One great thing about having seven grandkids is that I'm able to watch kid's movies over and over again. There's a movie about talking cars they enjoy watching. It's called Cars. It involves a hot-shot rookie race car called Lightning McQueen. He is living life in the fast lane until he hits a detour. He ends up stranded in Radiator Springs, a forgotten town on the old Route 66. There's not a Baptist church in Radiator Springs, but he does meet some quirky characters that help him discover that there's more to life than trophies and fame. I relate well to the conversations of the cars because they represent life lessons with laughter on a ten-year-old level. I relate well because that is how most people describe my articles.
Let's imagine you're a car. First, take a look at yourself. Do you stay washed and shiny? I have a friend who drives classic cars. When I am with him, people surround us to see the car. People really are impressed with something that has been that well taken care of. Do people notice how well you take care of yourself? You say, "Wait, God looks on the inside." That's true, but He says that man looks on the outside. Maybe there are not many cars in your church lot because you represent God's car and you may not have that classic look.
How about maintenance? Do you have regular, scheduled times when you change your routine, tune your body, and even replace some faulty personality traits? How about tire pressure? I've discovered that most pastors don't have a blow out — it's more like a slow leak. You just wake up one Sunday and you're flat. Regularly scheduled maintenance will keep your car running for many more years.
Now, let's go driving. Cars have different gears. Low gear is slow, for the hills in life. It keeps you from going so fast you wear out your brakes. It's the gear for relationships. Fast lives produce fatigue which produces irritability which, in turn, leads to indifference that can appear to your family as if you don't love them. Remember the sign "Drive Slow — Children At Play?" Children need time to play pretend games and time to ask questions like, "Does God have a dog?" and "Is hell hotter than Texas?" Make sure you use your low gear.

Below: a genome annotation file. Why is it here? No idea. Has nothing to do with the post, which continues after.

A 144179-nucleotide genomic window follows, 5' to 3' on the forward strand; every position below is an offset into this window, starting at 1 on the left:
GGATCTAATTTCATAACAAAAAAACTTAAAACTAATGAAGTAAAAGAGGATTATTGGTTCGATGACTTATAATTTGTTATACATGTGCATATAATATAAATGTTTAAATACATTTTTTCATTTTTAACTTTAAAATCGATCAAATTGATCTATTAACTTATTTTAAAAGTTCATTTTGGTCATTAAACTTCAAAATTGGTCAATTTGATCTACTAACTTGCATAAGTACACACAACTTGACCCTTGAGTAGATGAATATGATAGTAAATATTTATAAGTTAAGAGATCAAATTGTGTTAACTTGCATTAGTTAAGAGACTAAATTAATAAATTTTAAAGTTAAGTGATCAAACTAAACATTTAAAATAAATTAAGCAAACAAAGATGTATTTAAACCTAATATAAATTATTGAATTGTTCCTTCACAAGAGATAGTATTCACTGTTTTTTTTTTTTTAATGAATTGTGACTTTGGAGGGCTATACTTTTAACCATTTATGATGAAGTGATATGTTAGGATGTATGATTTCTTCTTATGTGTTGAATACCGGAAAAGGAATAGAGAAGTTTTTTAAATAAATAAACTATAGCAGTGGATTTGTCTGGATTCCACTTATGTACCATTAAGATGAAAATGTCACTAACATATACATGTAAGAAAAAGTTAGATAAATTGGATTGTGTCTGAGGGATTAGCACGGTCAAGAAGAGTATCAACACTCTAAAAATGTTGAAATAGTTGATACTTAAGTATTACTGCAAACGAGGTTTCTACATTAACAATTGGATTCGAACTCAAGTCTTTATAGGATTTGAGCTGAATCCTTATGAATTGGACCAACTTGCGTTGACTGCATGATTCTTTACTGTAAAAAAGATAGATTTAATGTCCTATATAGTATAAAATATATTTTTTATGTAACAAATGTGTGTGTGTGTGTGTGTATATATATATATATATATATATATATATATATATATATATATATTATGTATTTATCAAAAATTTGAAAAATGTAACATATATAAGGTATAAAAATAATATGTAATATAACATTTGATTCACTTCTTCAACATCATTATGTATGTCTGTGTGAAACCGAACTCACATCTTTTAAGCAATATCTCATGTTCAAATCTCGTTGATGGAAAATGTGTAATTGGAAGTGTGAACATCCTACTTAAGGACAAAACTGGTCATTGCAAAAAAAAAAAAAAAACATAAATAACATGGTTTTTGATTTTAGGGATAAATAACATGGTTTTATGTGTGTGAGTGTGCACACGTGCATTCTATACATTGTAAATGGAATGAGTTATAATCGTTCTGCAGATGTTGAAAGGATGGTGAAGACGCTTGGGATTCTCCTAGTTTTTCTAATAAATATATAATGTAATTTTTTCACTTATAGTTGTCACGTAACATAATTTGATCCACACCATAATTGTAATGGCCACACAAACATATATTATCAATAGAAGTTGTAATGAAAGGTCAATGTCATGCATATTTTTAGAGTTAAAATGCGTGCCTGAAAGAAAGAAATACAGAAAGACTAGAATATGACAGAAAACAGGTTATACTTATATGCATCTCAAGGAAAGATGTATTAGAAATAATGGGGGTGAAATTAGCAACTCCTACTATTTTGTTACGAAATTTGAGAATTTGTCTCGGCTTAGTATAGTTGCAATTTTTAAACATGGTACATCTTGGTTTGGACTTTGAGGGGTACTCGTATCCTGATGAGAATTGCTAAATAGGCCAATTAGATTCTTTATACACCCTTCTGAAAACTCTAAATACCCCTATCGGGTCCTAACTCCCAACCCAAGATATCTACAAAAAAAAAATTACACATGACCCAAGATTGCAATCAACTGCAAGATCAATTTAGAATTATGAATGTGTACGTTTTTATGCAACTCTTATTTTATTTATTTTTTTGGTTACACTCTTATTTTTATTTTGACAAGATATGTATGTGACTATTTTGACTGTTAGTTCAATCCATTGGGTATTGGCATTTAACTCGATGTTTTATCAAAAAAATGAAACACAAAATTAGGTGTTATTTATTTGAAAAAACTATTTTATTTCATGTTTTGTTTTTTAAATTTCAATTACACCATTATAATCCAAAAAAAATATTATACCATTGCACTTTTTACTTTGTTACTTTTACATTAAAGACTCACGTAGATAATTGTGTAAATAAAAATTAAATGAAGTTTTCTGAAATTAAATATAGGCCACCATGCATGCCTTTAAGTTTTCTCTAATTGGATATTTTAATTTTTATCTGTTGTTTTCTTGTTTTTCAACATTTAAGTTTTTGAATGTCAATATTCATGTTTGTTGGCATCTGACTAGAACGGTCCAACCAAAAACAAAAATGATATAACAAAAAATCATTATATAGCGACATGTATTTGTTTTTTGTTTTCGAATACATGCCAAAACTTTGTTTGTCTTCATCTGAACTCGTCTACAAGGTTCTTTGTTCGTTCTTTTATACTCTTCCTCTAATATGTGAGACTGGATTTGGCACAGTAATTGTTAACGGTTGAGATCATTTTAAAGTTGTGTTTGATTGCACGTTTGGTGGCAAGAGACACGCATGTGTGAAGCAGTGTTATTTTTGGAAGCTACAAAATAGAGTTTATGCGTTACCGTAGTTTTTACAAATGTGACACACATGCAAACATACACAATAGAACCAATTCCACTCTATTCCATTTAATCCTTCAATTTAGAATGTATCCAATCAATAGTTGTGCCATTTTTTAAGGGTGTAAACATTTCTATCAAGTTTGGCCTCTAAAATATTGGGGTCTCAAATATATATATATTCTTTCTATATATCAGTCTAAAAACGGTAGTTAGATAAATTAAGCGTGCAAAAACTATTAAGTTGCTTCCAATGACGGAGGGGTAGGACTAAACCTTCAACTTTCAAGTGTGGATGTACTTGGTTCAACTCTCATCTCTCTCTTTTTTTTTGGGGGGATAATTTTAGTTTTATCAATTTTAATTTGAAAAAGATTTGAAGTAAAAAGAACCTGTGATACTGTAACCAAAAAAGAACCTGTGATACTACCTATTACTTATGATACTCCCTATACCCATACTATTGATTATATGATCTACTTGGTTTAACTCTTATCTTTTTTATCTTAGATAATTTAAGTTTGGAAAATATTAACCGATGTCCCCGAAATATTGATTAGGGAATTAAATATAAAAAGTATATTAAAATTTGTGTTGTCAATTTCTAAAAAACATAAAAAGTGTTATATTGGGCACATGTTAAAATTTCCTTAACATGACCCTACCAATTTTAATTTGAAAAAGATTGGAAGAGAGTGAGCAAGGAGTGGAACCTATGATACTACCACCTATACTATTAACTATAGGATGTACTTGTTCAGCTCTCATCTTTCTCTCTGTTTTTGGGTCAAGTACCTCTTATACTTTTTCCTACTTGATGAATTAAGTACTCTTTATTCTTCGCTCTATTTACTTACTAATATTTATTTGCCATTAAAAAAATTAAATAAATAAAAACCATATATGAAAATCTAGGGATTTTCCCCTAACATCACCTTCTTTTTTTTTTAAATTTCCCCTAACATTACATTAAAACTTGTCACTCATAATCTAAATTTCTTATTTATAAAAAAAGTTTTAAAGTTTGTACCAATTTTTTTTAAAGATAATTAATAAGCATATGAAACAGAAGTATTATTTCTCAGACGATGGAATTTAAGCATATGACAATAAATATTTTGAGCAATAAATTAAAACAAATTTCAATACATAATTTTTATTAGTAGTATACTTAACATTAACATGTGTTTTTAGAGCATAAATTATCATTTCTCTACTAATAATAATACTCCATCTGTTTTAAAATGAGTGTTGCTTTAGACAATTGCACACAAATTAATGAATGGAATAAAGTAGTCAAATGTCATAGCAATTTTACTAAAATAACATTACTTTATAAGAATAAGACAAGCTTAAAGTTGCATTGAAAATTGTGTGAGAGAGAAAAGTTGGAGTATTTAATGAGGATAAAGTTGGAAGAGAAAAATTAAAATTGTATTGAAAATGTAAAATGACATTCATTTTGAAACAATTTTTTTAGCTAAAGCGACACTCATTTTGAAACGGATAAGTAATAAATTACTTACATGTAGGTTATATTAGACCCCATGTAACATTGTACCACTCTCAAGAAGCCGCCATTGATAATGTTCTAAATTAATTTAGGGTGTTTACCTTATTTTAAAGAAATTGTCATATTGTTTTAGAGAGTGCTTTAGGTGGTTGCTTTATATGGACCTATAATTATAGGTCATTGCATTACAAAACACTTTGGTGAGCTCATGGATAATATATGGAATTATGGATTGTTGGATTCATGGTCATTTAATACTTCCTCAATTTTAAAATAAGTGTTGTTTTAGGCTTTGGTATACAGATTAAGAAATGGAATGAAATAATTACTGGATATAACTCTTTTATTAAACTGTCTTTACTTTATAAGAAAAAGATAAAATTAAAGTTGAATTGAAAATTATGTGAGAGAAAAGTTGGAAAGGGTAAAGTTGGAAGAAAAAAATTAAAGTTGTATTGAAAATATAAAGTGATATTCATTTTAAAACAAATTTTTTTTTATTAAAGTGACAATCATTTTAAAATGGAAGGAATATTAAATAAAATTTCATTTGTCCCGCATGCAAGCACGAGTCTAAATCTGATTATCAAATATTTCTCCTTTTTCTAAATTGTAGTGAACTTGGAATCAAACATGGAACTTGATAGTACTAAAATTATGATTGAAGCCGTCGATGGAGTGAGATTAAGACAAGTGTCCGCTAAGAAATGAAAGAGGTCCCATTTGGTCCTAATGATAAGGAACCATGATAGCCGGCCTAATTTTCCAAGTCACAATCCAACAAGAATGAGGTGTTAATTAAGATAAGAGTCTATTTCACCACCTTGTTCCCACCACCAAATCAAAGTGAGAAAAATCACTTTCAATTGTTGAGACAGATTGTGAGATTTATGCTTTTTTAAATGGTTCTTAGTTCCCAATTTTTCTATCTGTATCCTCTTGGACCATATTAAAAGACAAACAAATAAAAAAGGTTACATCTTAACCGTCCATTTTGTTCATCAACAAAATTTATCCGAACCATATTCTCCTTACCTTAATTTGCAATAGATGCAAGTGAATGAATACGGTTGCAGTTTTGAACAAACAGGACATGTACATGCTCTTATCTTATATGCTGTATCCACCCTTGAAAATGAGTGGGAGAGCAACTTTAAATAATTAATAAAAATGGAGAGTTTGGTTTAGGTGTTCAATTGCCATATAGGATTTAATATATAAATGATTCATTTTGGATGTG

Now switch to "Drive." Most of life — with proper maintenance and good conditions — will be spent in Drive. All good drivers know when it is time to slow down. Most wrecks occur when the car is going too fast for conditions.
Maybe the most important gear is "Park." Cars cannot run forever without refueling and neither can you. We have to stop to refuel. You don't slow down to fill your tank — you stop. Part of life is meant to be lived in Park. Take a break. It is surprising to me the number of pastors who never get away. Go to the beach; look at the ocean. See the big things of God. When I see the big things of God, it reminds me that I'm not so big and important after all. I can relax.
God created the world in His eternal rhythm. In that rhythm He rested, and in that rhythm you need to rest, too.
Of course, the gear we all love the best is the passing gear — especially men. I remember one of our family's first road trips. My wife asked if we could stop at the next rest area. I responded that we could as soon as we passed a Chevrolet that had passed me twenty miles before. I needed to pass it again. Passing gear is for those times when you need a little extra effort — when we have a deadline to meet or, for a pastor, when the weekend is coming. You can't drive all the time in passing gear because it will wear the car out. I have seen some shiny, great-looking cars that have been driven so long in passing gear the engine overheated and is now ready for the cinder blocks. Save passing gear for the real emergencies in life. You'll be glad you did.
There is one more gear. I hesitate to mention it, but it does serve a legitimate purpose. It is "Reverse." It is not meant to be used often. Normally, you shouldn't be looking back since that's not the direction you want to be going. However, every now and then you will be in a situation that, in order to go forward, you'll have to back up. Don't overuse it but make sure you're able to reverse when the need arises.
Cars can also be used for trips, so here's one last lesson for the road. I travel a lot — many miles a year in the car. Most of the time my wife drives. I've discovered that she's a better driver. I can still arrive where I need to be but without driving myself. I have a partner. I'm tooting my own horn, so you won't miss this last lesson. The trip of life is all about partnerships. Wait a minute Charles, your analogy breaks down. Race car drivers drive alone just like pastors. You're right, but if they forget the pit crew, they'll eventually have to call the tow truck. In the race of life, it's more important how you treat the pit crew than whether you win the race. Why? Because God decides who gets the last trophy.